27 May 2015
Gross domestic product (GDP) slowed to 1.3% in the first quarter of 2015, Statistics South Africa (Stats SA) said yesterday.
“The seasonally adjusted real GDP at market prices for the first quarter of 2015 increased by an annualised rate of 1.3%,” said statistician-general Pali Lehohla. This was down from a 4.1% increase in the fourth quarter of 2014.
The main contributors to the increase in economic activity were the mining and quarrying industry (which contributed 0.8% based on growth of 10.2%), and finance, real estate and business services (which contributed 0.7% based on growth of 3.8%).
According to Stats SA, the positive growth in mining and quarrying was due to higher production in the mining of coal and mining of “other” metal ores including platinum, while the growth in finance, real estate and business services was due to increased activities in banking from financial intermediation services and equity, bond and other financial markets in auxiliary activities.
The wholesale, retail and motor trade, catering and accommodation industry also contributed to economic activity at 0.2% based on growth of 1.2%. This growth was due to an increase in turnover in the wholesale and retail trade divisions.
However, negative contributions were recorded by the agriculture, forestry and fishing industry (-0.4%) and the manufacturing industry (-0.3%). Economic activity in the latter reflected negative growth of 2.4% as a result of lower production in petroleum, chemical products, rubber and plastic products, and wood and wood products, among other divisions.
The unadjusted real GDP at market prices increased by 2.1% during the first quarter of 2015 (year-on-year). Nominal GDP was estimated at R965-billion for the quarter, R14-billion less than the fourth quarter last year.
Economic growth slowed more than anticipated, with the markets expecting growth on average of 1.6%.
“When compared with the same quarter a year ago, the economy fared better (expanding by 2.1% from the fourth quarter’s 1.3%), but this mainly reflects the impact of last year’s strike-inflicted base,” said Nedbank economists.
According to Nedbank economists, the economy is still expected to grow by a subdued 2.2% in 2015 as a whole. This is helped by moderately firmer retail activity and some recovery in mining off last year’s low base.
However, the upside will be contained by load shedding, lower international commodity prices and subdued global demand, they said.
“Today’s GDP figures are consistent with the Reserve Bank’s general assessment of the economy, reflecting little underlying momentum, with considerable downside risks emanating from the country’s electricity woes, other structural constraints and policy uncertainties.”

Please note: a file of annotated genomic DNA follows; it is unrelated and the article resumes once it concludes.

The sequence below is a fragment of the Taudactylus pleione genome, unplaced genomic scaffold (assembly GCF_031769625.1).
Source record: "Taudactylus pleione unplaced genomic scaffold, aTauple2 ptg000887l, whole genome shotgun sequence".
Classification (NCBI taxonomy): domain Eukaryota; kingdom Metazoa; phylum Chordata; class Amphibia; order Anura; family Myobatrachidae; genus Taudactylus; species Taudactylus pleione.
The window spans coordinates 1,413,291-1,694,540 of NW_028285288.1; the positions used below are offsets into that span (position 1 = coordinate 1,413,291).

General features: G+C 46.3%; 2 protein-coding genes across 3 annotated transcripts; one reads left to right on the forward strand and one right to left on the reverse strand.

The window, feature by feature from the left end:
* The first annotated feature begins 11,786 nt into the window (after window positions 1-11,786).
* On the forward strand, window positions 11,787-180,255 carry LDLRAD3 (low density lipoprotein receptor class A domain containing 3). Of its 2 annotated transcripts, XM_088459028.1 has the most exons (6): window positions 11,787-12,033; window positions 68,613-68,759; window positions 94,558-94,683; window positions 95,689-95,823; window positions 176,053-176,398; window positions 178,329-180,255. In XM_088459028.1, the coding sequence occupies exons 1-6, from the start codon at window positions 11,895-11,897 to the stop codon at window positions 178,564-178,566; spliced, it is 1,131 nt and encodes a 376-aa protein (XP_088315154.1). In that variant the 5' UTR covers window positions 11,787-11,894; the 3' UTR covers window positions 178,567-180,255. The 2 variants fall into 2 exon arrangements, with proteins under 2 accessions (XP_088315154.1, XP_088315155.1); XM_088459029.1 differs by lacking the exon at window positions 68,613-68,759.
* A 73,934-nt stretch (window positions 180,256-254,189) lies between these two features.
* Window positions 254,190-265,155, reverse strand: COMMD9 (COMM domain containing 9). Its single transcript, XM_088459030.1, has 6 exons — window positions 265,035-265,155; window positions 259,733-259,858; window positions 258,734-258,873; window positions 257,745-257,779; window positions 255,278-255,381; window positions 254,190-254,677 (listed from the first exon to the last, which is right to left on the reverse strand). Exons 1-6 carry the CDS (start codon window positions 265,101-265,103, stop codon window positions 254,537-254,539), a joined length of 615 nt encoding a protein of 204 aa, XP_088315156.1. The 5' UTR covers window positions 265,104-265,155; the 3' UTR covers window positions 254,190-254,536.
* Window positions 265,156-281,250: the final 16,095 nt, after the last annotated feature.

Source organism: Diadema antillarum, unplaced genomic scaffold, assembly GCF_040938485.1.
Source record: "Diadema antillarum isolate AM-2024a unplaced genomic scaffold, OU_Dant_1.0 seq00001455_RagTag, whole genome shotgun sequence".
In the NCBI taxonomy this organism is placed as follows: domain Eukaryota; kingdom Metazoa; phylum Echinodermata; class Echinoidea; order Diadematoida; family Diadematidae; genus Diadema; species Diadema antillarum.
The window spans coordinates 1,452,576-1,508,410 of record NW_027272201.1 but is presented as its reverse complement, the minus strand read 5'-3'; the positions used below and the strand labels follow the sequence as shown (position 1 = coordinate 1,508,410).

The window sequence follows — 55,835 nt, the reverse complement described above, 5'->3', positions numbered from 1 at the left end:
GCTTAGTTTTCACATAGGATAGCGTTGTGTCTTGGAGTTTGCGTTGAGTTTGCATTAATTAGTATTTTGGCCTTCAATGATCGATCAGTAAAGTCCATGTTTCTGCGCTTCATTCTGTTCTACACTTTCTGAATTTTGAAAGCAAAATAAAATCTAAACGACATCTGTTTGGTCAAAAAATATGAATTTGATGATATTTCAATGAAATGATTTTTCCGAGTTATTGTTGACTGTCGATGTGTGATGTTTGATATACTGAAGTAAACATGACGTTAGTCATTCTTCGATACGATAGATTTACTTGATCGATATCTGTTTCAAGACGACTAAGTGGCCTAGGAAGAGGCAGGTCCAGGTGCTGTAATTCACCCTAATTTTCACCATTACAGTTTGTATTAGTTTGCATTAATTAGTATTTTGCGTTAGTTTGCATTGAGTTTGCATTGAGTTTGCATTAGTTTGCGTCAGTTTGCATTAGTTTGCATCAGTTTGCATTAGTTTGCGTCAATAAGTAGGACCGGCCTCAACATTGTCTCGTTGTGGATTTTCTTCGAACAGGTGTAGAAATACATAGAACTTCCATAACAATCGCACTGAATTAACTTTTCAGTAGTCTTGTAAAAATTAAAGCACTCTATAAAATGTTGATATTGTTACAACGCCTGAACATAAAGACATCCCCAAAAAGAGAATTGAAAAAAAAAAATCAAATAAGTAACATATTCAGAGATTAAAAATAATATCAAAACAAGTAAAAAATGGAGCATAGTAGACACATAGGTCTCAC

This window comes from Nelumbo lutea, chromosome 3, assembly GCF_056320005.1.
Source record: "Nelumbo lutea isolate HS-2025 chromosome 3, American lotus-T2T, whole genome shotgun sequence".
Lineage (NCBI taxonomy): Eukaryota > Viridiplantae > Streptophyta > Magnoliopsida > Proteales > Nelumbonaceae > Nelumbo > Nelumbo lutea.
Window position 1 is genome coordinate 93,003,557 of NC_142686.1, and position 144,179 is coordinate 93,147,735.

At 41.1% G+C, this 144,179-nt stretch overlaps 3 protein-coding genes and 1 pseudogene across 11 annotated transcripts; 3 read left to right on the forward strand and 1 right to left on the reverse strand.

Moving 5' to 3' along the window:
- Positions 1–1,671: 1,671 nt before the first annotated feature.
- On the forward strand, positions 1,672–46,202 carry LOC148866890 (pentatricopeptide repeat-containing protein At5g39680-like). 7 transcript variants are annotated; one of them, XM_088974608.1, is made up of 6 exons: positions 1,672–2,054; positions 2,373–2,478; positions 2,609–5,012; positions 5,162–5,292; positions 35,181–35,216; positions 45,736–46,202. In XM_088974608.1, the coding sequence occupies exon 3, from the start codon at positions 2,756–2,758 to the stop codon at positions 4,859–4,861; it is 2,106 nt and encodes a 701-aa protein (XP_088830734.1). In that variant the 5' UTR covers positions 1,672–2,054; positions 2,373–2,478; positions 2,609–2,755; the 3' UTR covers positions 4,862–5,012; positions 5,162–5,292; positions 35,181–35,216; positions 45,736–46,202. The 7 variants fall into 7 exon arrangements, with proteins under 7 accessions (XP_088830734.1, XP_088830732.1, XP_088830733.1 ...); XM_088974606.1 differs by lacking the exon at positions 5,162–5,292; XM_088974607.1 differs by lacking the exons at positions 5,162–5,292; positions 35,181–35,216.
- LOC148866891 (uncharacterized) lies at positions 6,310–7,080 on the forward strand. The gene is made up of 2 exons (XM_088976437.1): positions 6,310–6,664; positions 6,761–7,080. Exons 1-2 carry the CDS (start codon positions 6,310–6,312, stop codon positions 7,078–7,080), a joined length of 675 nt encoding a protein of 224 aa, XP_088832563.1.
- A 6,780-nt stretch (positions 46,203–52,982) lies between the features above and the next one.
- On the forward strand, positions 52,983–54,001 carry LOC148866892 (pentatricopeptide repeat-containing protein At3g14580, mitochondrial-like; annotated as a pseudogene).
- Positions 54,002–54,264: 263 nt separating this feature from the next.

Stats SA also released employment data yesterday, saying South Africa’s unemployment rate increased to 26.4% in the first quarter of 2015.
This was up from the 24.3% in the last quarter of 2014, this as the data had been revised to take account of the changes to the structure of the population revealed in the 2011 census. The last time this was done was in 2007 using the 2001 census.
“The results for quarter one show that the working age population was 35.8 million – 15.5 million employed, 5.5 million unemployed and 14.8 million not economically active. Thus resulting in an unemployment rate of 26.4%,” said Lehohla, speaking at a media briefing on the release of the first quarter results of 2015 of the Quarterly Labour Force Survey.
In its survey that polls households, Stats SA said that the formal sector accounted for the largest share of employment at 69.8% while agriculture accounted for the lowest share. Around 16% of the not economically active population was accounted for by the discouraged, while more than 80% was due to other reasons, such as being a student or a home maker.
Not economically active
“The results for quarter one of 2015 reflect a decrease in the not economically active population in favour of the economically active population,” noted the report.
The number of employed people increased by 140 000 in the first quarter with large quarterly gains observed in the finance (156 000), agriculture (150 000) and private households industries (69 000). Job losses were recorded in the trade, transport, and community and social services industries (at 201 000, 53 000 and 51 000 respectively).
The expanded unemployment rate, which includes people who have stopped looking for work, increased by 1.5% to 36.1%. The share of the employed population with tertiary education was highest among the white (46.3%) and Indian/Asian (34.2%) population groups. Over half of employed black Africans and the coloured population did not complete their matric education.
Nedbank economists said that labour market conditions were unlikely to improve significantly in the months ahead.